Wednesday, April 21, 2010

New way to gather fabric

I just found this great tutorial over at Gracie Lou's Quilt Shoppe blog showing another way to gather fabric. I've never seen this method before, but will definitely be giving it a try. I love learning new techniques!

Sunday, April 18, 2010

The reluctant model

So, I got my birthday present a little early... a serger! I have wanted one for a long time. This little green shirt is the first thing I made with it. I haven't even changed the thread from the test thread it came with. This top used to be a tank top of mine, but I wanted a shirt for baby in just this shade of green, so the tank was sacrificed. I had to have it to match the adorable skirt made by my neighbor friend at Bugaboo Kids. Isn't it beautiful? I love the Amy Butler fabrics, and all of her stuff is so perfectly finished.

I made up the pattern for the shirt... a variation on the traditional peasant top with sleeves that don't wrap all around the arm, which seems to bother baby. This was the rough draft, and I've figured out the right dimensions etc. so the next one will be easier and fit her even better.

Much more challenging was getting a few photos of my little model who refused to hold still and seemed determined to avoid mom and her camera at all costs.

Wednesday, April 7, 2010

Tutorial: Easy Apron

Need an apron for summer barbecues... or an inexpensive gift?

Or to protect your clothes while you hurriedly cook splattering spaghetti sauce as your hungry kids cling to your legs? C'mon, I know I can't be the only one whose pre-dinner scene looks something like this (smile added for photo): This apron is very simple to make, don't let those pockets fool you ... and avoids all of the most tedious parts of sewing. No hemming. No cutting out a pattern.

All you need is two dishtowels (*note added* these towels were 15" x 26") and a few strips of fabric:
2 strips 5" x 45" for waist ties
2 strips 4" x 22" for neck ties
I used coordinating, but not matching strips that I had left over from a quilt.
Optional: 8 inches of thin elastic

To begin, lay on of your dishtowels face down. Fold the bottom edge (if there is a specific pattern you want to keep at the top) up 5 inches.

Turn the towel face up, holding the folded edge in place. Fold bottom edge again, another 5 inches:

Take the second dish towel and, with the long edge perpendicular to the short, folded side of the first towel, tuck it under the fold... making sure it is centered:

Another view to show the second towel layered under the top fold of the first towel:

You now have something that looks like this:

Now, make the ties by folding each strip lengthwise, right sides together and stitching across the end and down the side. Leave one short end open to turn. Turn and press. Top stitch if you desire:
Now, tuck the unfinished edge of each tie, under the edges of the top fold, lining up the tie with the top edge of the bottom half of the apron. Pin in place and secure by stitching as the red lines show in the picture below. This joins the two towels, attaches the ties and creates two pockets:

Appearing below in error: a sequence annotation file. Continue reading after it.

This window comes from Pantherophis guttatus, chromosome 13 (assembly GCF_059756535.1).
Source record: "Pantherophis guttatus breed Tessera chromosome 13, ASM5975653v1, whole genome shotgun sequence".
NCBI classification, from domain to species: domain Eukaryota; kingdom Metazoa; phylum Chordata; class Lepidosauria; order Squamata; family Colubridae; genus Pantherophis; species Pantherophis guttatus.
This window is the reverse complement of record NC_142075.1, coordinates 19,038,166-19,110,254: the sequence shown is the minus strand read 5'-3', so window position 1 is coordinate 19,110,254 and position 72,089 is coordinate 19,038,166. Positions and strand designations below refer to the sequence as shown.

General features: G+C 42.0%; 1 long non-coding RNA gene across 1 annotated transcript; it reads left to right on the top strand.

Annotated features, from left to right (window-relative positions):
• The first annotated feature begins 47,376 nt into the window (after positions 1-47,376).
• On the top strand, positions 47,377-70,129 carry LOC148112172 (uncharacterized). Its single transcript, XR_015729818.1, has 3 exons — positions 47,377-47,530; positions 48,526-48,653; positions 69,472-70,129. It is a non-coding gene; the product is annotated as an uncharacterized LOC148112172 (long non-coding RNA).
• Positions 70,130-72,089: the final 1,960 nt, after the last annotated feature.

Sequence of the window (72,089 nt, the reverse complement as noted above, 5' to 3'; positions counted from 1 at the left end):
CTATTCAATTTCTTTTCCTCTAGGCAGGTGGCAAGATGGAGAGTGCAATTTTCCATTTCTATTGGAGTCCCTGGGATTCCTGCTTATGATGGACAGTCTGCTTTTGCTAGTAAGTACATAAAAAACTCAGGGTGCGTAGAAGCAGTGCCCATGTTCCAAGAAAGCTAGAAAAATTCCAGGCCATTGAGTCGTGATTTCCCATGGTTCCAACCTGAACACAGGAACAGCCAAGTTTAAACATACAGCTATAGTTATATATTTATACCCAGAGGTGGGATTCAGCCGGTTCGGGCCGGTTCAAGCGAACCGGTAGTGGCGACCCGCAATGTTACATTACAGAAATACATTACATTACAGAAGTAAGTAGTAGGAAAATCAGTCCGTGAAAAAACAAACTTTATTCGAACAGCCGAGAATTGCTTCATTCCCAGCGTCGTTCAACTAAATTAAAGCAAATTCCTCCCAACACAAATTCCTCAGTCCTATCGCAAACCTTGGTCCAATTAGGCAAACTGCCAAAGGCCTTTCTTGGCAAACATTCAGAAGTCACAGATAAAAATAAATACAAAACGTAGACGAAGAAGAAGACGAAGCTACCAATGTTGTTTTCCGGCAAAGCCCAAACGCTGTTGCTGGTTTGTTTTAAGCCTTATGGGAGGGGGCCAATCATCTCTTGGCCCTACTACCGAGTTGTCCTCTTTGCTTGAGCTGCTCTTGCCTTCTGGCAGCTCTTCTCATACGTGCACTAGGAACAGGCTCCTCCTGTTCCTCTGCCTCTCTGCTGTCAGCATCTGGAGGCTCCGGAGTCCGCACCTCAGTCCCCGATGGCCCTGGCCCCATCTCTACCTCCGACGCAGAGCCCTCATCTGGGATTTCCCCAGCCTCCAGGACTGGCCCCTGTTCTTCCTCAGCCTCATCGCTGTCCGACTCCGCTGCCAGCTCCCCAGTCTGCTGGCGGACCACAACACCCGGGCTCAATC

For the apron top, there are two variations. One uses a small pleat (blue). The other uses a little elastic (lime green). Choose which option you like best then follow the corresponding instructions below.

If you like the pleated top, fold the top corners over 1.5" (point to fold) keeping short sides of the triangle perpendicular to the top and side edge. Pin and stitch around edge of triangle.

For the top with the gathered sides, fold the corners over 2.5 inches (from fold to point) keeping the short sides of the triangle (blue lines) perpendicular to the top and side edges of the apron top. Pin. Take your elastic and cut it in half, leaving 4 inches for each side. Tuck the elastic under the fold (red line), pinning in place at each end. Using a long, zigzag stitch, stitch over the edge with elastic sandwiched in the fold line (red line), stretching the elastic to fit the length of the folded edge. Using a straight stitch, sew the corner (blue lines) of the triangle in place.

For either apron, attach the neck ties by pinning the tie (unfinished edge) right next to the edge of the corner triangle. Sew a small rectangle to hold the tie in place.

If you are making the apron with the pleats, now is the time to fold a small pleat just inside of each neck strap. The size of the plead depends on the size of the person (probably unnecessary if the apron is for a man) but 1/2 inch worked for me. Stitch along top edge to secure pleat.

Enjoy your apron, or the compliments from your friends when you give them a handmade gift.
A special thanks to my sister Meredith for her help with the photos. She got these shots in just a few minutes, with three little ones underfoot. Love her!